Arch of Septimius Severus has survived its 1.800 years remarkably well. In 203 A.D the Roman Senate erected a great arch to commemorate the victories of Septimius Severus against the Parthians. The inscription in the attic dedicated by SPQR (the Senate and People of Rome) to ‘pater patriae’ and ‘pontifex maximus’ refers to his military victories in Parthia (Asia, modern-day Iran).
This triple-vaulted monument was erected just where the Via Sacra begins to climb toward the Capitol, the culminating point of triumphal processions awarded to victorious generals. The arch is wholly sheathed in marble and an image on a coin shows it was originally surmounted by bronze sculptures: a chariot drawn by six horses flanked with equestrian statues symbolising the triumph decreed to the emperor.
The arch is about 20 met. high, 25 met.wide and over 11 meters deep and has three passageways, a large one in the center and two smaller ones at the sides with short flights of steps leading up to them.
In the carvings on the arch the same theme is expressed in the small frieze above the two lesser vaults. This shows carts filled with booty, soldiers, prisoners, and the great statue of a seated figure that personifies the conquered province.
Arch of Septimius Severus: Inscription
To the Imperator Caesar Lucius Septimius, son of Marcus, Severus Pius Pertinax Augustus(Septimius Severus), father of his country, conqueror of the Parthians in Arabia and Assyria, Pontifex Maximus, with Tribunician powers 11 times, triumphing general 11 times, consul 3 times, and proconsul; and to the Imperator Caesar Marcus Aurelius, son of Lucius, Antoninus Augustus Pius Felix (Caracalla) with tribunician powers 6 times, consul, proconsul, father of the fatherland, the best and braves of princes, on account of the republic restored and the empire of the Roman people increased by their outstanding virtues at home and abroad, the Senate and the Roman people dedicate this arch.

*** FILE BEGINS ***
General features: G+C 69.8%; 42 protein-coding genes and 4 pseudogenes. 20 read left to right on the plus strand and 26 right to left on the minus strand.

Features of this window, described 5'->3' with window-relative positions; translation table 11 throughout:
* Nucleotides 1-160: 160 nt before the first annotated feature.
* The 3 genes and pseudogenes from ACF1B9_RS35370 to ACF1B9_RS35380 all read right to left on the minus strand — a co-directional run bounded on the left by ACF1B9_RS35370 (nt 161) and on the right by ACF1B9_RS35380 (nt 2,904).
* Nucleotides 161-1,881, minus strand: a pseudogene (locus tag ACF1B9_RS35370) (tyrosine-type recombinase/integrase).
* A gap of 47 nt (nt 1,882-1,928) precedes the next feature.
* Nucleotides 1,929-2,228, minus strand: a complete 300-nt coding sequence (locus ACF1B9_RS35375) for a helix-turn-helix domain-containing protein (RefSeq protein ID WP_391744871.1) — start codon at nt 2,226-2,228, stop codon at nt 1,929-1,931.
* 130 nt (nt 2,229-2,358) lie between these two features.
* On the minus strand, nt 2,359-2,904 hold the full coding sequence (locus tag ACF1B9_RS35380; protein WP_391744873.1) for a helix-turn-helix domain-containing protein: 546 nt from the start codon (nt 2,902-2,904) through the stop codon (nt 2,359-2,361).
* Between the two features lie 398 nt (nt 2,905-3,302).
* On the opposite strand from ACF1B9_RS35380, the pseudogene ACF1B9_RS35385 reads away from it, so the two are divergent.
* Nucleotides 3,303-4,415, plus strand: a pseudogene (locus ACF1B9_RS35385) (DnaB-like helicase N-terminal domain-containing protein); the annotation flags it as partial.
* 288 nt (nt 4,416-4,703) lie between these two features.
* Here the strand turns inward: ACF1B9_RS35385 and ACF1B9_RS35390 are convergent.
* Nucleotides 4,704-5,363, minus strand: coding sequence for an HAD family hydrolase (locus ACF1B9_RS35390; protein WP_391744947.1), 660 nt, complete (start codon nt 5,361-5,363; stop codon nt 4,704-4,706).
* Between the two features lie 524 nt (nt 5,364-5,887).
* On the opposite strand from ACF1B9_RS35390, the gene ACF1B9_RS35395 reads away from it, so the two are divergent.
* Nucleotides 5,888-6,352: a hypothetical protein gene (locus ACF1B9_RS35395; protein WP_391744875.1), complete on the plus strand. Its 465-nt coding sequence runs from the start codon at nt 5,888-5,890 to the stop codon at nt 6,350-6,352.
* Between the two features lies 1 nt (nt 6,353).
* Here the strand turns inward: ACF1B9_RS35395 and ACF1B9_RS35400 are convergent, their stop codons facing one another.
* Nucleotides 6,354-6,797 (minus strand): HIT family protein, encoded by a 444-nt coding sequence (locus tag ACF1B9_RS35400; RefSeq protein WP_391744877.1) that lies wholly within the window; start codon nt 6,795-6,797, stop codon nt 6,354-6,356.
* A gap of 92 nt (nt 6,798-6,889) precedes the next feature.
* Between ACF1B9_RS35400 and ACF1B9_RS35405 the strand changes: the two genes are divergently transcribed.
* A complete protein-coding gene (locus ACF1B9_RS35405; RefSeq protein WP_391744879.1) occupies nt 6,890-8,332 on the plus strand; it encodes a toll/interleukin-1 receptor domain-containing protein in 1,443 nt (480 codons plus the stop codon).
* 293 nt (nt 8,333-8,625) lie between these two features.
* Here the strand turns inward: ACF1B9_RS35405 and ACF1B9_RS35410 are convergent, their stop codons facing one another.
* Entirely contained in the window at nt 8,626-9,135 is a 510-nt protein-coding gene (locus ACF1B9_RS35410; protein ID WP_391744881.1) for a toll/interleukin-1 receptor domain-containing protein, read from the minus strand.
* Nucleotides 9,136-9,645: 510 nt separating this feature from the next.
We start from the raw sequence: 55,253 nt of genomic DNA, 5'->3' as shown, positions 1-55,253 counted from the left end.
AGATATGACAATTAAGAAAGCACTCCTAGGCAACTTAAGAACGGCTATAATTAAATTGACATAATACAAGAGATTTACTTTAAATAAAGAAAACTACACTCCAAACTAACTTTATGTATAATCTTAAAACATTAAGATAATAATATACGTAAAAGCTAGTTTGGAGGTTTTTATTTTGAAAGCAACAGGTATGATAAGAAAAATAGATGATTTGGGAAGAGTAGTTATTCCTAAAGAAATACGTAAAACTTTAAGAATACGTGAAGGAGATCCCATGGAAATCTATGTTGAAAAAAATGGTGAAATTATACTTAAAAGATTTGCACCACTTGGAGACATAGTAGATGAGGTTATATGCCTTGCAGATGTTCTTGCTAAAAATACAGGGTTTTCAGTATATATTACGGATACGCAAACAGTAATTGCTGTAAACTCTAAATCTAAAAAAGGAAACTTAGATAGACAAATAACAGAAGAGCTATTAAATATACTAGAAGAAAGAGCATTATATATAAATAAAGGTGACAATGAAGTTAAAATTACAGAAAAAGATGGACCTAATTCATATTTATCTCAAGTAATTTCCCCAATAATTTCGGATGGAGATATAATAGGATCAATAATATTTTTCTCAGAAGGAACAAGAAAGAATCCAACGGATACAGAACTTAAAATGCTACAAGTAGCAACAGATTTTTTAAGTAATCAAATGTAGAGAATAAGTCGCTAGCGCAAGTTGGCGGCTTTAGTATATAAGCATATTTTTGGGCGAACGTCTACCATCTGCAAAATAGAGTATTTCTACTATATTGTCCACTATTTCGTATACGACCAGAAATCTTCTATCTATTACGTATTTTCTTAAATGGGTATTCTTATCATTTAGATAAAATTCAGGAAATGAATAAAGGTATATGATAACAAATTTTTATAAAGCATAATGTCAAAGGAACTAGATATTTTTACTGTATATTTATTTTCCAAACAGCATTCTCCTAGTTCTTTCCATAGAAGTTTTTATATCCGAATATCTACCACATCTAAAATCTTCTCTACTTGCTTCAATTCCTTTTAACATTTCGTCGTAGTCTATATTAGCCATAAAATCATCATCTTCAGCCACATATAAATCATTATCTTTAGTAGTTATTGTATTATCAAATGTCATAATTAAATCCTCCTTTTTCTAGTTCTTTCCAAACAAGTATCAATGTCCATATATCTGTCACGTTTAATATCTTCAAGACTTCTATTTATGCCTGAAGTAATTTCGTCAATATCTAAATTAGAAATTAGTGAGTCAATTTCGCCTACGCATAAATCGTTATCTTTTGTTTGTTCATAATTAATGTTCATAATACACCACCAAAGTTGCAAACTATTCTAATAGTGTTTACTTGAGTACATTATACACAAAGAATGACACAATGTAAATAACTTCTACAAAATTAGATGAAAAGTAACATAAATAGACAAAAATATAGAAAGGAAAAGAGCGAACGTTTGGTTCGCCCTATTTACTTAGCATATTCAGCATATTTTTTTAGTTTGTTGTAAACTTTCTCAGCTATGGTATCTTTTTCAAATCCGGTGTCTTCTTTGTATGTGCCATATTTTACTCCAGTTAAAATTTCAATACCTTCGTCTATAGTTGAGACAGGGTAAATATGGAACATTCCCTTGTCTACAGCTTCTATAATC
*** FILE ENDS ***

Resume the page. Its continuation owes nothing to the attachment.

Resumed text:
On the attic is the dedication to Septimius Severus and his son Caracalla. Originally the inscription of the Arch of Septimius Severus mentioned Geta, the second son of emperor Septimius Severus, but his brother Caracalla murdered him after their father’s death and had his name removed from all state monuments, a procedure called “condemnation of his memory” (the damnatio memoriae).
In the Middle Ages, the arch became part of a castle, which has most likely contributed to it still being so unspoiled. The Arch of Septimius Severus from 203 AD, is the last triumphal arch that was constructed on the Roman Forum.
Arch of Septimius Severus – Photo Gallery:
Featured Image of this post: The Column of Phocas and the Arch of Septimius Severus in the Roman Forum, Rome, Italy; color photochrom ca 1890’s.
Distance to the Colosseum
Arch of Septimius Severus set in the center of Roman Forum, 1,0 km from (11 min walk) from Colosseum.